So here goes: They won’t have to pay for any of it. Not birth control and not abortion (which already doesn’t get federal funding). Go ahead pull all state and federal tax funds from Planned Parenthood or any other entity that provides or refers birth control or abortion. We will pay for it all ourselves! Those of us with the ability to pay out of pocket will do so for birth control, terminations, sterilizations, etc. We’ll bootstrap us up some funds to assist low income women in getting those things! It’ll be hard but we’ll try to make it work. Not one cent of their precious, morally pure money would ever touch services going to the dirty, dirty strumpets.
Alrighty then, here’s what “I don’t want to pay for it” people need to agree to: Leave all of it alone. Support no attempts to restrict contraception or abortion via law. No more. Women should be free to make their own decisions under the consultation and care of their doctors, as long as they’re not paying for it, right? Oh, and they agree to the recommendation of the American College of Obstetricians and Gynecologists to sell birth control pills over the counter with no prescription. The Pill would be available for sale with no questions asked to anyone who wants it for the same low price we now pay for generic hay fever meds. Sounds good, right?
I’d honestly be willing to make all those concessions if I really believed the anti-choice movement would leave us alone. The more we compromise with the forces against reproductive rights, the more emboldened they are to take more of those rights from us. The Hyde Amendment prohibited federal funds for abortion (despite it being a legal medical procedure) in 1976, denying coverage to millions of American women. Private insurance plans are increasingly prohibited from covering abortion, on the “I don’t want to pay for it” principle. Same thing is happening with birth control. The Obama administration built exceptions for religious institutions into the ACA for birth control. But they want private employers exempted too, and may well win those lawsuits and get that. Which should make them leave us alone, but they won’t. Arkansas just banned abortion after 12 weeks. States are passing waiting periods and invasive mandatory sonogram laws all over the place. They’re trying that Personhood Amendment in Mississippi again, which (don’t kid yourself) will be used to ban birth control on the off chance it succeeds.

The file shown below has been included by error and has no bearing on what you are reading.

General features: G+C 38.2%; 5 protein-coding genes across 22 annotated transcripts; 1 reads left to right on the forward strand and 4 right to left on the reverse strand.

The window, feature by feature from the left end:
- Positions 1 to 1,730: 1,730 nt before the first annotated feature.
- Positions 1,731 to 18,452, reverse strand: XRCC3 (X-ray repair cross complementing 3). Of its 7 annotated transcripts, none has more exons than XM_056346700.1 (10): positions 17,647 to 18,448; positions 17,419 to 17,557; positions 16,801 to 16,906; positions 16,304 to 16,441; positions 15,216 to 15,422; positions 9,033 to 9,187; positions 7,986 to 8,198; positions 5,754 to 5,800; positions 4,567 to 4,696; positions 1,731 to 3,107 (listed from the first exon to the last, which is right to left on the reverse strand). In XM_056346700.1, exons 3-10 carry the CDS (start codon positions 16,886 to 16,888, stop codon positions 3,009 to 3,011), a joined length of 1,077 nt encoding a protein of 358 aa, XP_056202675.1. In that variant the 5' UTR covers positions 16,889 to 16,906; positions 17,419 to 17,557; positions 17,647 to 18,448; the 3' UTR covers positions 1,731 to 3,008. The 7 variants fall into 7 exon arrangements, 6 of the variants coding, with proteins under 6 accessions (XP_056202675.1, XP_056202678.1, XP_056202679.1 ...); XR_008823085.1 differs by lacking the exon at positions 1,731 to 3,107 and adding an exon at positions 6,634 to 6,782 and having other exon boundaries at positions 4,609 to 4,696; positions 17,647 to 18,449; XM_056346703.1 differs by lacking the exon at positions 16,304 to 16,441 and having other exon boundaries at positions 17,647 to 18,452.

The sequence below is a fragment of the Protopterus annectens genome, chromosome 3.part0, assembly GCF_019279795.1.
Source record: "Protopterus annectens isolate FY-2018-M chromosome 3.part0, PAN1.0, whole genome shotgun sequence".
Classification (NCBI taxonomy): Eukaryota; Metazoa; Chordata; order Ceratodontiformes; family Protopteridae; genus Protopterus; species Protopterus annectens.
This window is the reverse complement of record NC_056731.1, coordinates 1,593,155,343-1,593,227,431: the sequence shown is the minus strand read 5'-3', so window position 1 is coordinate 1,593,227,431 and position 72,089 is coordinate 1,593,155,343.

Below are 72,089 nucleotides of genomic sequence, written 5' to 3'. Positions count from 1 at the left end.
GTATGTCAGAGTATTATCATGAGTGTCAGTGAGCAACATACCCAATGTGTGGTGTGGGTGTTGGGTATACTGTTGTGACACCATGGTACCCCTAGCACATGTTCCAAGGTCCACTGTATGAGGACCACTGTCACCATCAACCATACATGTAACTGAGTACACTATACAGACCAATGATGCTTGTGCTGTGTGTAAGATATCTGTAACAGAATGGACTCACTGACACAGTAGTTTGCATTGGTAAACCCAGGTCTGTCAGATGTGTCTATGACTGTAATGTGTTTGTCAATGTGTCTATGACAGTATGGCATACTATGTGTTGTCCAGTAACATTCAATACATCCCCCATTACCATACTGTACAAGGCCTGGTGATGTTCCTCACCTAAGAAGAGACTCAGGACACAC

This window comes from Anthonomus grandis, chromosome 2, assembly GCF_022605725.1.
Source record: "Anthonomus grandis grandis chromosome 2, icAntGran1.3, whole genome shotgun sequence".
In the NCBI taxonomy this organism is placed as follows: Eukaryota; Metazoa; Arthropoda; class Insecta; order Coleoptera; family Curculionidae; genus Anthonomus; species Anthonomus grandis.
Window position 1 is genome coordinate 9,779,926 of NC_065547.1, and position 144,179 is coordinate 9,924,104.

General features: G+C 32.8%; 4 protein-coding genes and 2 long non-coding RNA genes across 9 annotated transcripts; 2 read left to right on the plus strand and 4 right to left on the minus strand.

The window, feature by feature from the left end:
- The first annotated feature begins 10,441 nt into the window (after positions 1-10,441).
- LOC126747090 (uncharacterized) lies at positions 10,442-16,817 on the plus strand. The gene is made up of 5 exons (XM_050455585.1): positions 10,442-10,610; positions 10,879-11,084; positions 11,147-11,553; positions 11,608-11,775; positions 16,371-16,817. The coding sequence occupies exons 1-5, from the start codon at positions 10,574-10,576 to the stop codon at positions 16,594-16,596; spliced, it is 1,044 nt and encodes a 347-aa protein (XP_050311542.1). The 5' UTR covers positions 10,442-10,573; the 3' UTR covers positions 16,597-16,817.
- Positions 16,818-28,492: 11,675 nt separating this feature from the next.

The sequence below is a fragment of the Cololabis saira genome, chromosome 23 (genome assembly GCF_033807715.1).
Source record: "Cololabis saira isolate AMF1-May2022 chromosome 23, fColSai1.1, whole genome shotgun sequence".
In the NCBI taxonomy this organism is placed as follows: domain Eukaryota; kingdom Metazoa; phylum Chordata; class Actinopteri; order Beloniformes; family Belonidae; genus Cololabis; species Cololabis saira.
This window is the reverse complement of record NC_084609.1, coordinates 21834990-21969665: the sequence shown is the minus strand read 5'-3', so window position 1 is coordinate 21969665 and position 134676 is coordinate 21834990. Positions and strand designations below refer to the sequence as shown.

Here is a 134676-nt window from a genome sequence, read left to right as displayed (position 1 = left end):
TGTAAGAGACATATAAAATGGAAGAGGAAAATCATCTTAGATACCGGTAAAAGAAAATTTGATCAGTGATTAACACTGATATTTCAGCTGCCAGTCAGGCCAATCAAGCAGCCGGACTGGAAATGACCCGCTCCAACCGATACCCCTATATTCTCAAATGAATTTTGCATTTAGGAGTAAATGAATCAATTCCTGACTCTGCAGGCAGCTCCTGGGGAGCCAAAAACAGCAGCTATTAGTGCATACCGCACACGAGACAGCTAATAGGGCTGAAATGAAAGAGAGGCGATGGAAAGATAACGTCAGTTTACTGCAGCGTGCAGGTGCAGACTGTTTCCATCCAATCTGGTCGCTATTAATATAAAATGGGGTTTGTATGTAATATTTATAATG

So in the end I’m forced to conclude that no amount of offering to pay for all our reproductive healthcare out of pocket (while many of us still paying premiums for insurance that should cover it since it’s, duh, healthcare) is going to stop them. “I don’t want to pay for it” sounds a lot like “I don’t want you to have it at all” to me. Frankly, pro-choice activists should pushing for the opposite of offering to accommodate abortion and contraception foes on funding. The fight for reproductive justice must include fighting for access to reproductive health services for all women.